Alexis Argeullo's death inadvertently gave birth to Christian Giudice's biography of the boxing great.
Arguello died of an apparent suicide on July 1, 2009. At the time, the 57-year-old retired fighter was mayor of Managua, the capital city of his native Nicaragua.
About a year earlier, Giudice had traveled to Nicaragua to interview Arguello and those who knew him, for a biography of the world champion in three different weight classes. But after Giudice returned to the United States, negotiations between Arguello and the author broke down, and the book stalled.
Then tragedy struck, and Arguello's death put the boxer's name back in the headlines again. Potomac Books agreed to publish Giudice's biography of the fighter turned politician.
Beloved Warrior: The Rise and Fall of Alexis Arguello was released earlier this year. Giudice, a 1992 Haddonfield Memorial High School graduate, will sign copies of the book from 2 to 5 p.m. Friday, Dec. 28 at Jersey Java and Tea, and 10 a.m. to 1 p.m. Saturday, Dec. 29 at Nero's Cigars, both in Haddonfield.
Giudice's book is the first English-language biography of Arguello. Giudice's previous book, Hands of Stone, originally published in 2007, examined the life of another Latin boxing great, Roberto Duran of Panama.
When he's not writing about boxing, Giudice, 38, is a high-school English teacher. He lives in Charlotte, NC with his wife, Tair. The couple is expecting their first child in January.
'He was just a classic boxer'
Guidice's interest in boxing dates back to his childhood, when his father, Jim, took him to fights in Atlantic City.
Guidice chose Arguello as the subject of his second biography because, "he was someone who intrigued me, for his class, the respect he showed people inside and outside the ring."
Although he was known as a gentleman, Arguello could be unrelenting in the ring. "Arguello wold just break you down systematically," Giudice said. "He was just a classic boxer. He was so precise. He knew if he wasn’t going to get you in the fifth round, he was going to get you in the 10th."
Coming to boxing at the relatively late age of 16, it was Argeullo's work ethic that carried him from poverty in Nicaragua to the top of the fight game, Giudice writes.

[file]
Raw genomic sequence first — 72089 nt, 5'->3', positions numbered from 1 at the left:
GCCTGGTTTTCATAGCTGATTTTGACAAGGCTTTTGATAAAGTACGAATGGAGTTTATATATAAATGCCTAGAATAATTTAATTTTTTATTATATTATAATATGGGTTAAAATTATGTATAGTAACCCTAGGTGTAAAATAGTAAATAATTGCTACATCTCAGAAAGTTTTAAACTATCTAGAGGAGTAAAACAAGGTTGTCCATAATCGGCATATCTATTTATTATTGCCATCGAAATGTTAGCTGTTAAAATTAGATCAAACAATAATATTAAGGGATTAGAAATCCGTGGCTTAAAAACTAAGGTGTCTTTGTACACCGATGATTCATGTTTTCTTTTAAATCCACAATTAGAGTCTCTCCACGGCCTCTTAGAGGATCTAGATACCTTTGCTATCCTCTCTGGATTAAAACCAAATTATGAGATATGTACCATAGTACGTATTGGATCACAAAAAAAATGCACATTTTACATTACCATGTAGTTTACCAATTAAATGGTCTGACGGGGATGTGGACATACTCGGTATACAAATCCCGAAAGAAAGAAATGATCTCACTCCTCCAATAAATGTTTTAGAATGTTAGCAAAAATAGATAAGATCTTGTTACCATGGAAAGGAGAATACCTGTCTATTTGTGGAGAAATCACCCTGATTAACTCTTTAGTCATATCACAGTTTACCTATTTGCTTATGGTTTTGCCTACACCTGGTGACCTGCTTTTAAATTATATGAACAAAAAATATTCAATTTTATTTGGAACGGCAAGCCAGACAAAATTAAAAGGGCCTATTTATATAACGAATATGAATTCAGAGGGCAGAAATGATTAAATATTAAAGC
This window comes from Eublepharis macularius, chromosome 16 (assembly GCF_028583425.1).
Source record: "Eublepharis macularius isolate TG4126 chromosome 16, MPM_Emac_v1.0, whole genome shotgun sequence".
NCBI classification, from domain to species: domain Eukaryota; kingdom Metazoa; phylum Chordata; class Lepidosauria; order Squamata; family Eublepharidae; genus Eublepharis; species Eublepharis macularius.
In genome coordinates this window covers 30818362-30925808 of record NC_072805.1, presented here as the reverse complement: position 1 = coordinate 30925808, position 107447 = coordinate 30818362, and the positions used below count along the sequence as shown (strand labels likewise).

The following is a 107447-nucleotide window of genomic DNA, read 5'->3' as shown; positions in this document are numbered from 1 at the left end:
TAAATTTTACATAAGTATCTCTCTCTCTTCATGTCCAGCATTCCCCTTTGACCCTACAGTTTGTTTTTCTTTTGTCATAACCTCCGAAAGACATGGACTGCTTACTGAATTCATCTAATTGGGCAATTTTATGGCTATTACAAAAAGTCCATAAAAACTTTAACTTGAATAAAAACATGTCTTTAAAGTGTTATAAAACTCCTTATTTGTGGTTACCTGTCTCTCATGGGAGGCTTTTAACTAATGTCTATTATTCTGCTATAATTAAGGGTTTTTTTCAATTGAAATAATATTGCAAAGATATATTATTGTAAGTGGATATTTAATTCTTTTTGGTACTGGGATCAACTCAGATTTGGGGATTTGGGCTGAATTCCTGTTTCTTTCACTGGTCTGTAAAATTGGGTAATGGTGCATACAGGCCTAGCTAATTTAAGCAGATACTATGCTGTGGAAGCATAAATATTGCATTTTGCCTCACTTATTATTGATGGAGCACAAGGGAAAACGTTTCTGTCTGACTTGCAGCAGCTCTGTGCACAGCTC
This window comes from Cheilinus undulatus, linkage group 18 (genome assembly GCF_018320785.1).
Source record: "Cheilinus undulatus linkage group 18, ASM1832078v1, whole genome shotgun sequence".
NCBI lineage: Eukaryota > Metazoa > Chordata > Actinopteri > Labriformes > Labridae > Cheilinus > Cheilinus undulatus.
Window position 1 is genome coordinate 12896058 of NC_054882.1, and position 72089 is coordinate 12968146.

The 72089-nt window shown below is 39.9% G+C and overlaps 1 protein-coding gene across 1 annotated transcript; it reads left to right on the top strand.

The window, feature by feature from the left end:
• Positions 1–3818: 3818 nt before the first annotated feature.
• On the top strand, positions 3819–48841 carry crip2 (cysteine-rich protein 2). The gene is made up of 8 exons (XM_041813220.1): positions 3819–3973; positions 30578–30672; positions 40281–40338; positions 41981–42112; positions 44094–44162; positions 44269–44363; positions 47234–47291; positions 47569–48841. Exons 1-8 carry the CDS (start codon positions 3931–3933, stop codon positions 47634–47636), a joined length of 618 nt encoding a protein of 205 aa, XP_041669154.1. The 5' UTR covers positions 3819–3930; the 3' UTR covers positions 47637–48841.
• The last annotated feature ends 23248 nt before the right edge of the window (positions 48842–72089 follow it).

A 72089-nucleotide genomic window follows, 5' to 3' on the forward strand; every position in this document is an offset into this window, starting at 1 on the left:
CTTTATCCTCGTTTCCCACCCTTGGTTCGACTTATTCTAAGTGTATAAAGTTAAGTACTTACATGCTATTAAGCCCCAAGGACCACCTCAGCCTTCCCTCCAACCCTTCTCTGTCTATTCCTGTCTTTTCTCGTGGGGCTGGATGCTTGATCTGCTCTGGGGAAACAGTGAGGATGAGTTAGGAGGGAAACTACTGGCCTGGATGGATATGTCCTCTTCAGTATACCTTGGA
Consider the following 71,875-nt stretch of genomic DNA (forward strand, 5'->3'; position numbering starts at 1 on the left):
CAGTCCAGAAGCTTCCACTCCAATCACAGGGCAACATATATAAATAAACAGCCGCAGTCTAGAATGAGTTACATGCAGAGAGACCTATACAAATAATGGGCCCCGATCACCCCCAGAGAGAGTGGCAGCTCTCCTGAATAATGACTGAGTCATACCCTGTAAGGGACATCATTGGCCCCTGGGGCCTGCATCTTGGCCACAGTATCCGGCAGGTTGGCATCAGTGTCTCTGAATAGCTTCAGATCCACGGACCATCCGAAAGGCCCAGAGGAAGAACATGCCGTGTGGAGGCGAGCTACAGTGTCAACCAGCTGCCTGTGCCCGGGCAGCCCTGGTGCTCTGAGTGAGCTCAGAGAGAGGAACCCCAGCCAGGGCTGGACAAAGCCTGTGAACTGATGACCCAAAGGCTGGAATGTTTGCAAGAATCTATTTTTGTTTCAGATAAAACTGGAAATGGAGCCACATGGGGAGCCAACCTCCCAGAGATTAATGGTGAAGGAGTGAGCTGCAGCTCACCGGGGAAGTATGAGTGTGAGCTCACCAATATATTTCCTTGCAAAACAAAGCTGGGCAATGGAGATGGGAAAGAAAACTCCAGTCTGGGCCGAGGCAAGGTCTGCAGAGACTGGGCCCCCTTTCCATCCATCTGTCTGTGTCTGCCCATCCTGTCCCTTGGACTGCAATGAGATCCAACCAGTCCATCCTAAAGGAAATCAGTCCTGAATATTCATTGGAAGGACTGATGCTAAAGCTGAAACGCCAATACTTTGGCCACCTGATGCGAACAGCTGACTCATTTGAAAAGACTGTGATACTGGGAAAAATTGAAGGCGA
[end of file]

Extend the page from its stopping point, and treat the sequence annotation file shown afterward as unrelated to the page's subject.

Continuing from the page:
"Most boxers start fighting at age nine or ten and essentially spend their childhood near the bags; for Alexis, boxing came as a last recourse so his family wouldn't starve. Unlike most fighters who lacked the intense discipline needed to stay afloat in the sport, Arguello immediately looked at the sport as his job."
After winning world titles in three weight classes (one of his lightweight title defenses included a classic 1981 battle with Ray "Boom Boom" Mancini), Arguello moved up in weight again in 1982 to challenge junior-welterweight champion Aaron "The Hawk" Pryor.
(Click on the YouTube link above to watch the entire Arguello-Pryor fight.)
In the 14th round of a brutal fight, Pryor knocked out Arguello. But, Pryor's victory has always been tainted in they eyes of some boxing observers who believe Pryor's trainer, Panama Lewis, used a water bottle between the 13th and 14th rounds to give Pryor an illegal substance that helped him win the fight.
Pryor and Arguello fought again in September 1983. This time, Pryor knocked Arguello out in the 10th round. Arguello fought sporadically again until 1986, when he retired. For years, he battled drug and alcohol problems. He made a brief comeback in 1994, and retired for good a year later following a loss to unknown fighter Scott Walker.
Arguello was inducted into the International Boxing Hall of Fame in 1992.
His involvement in Nicaraguan politics dated back to the 1980s, when he sided with the rebel Contras in the country's long-running civil war. Arguello later joined forces with the Sandista party, who helped him get elected mayor of Managua in November 2008.
Arguello was frustrated at being a figurehead for the party, and when it became clear he was being stripped of any political power, Arguello became despondent and decided to leave politics, according to Giudice.
"I don’t think they killed, him but they knew what buttons to push, and they knew how fragile he was emotionally," Giudice said of the Sandinistas. "I'm convinced they put him into a corner and he felt there was no other option than to kill himself. A lot of people believe he was assassinated."
Despite Arguello's sad end, he'll be remembered most for his heart, Giudice said.
"He always knew what he represented to people. When you met him, you knew that he truly cared."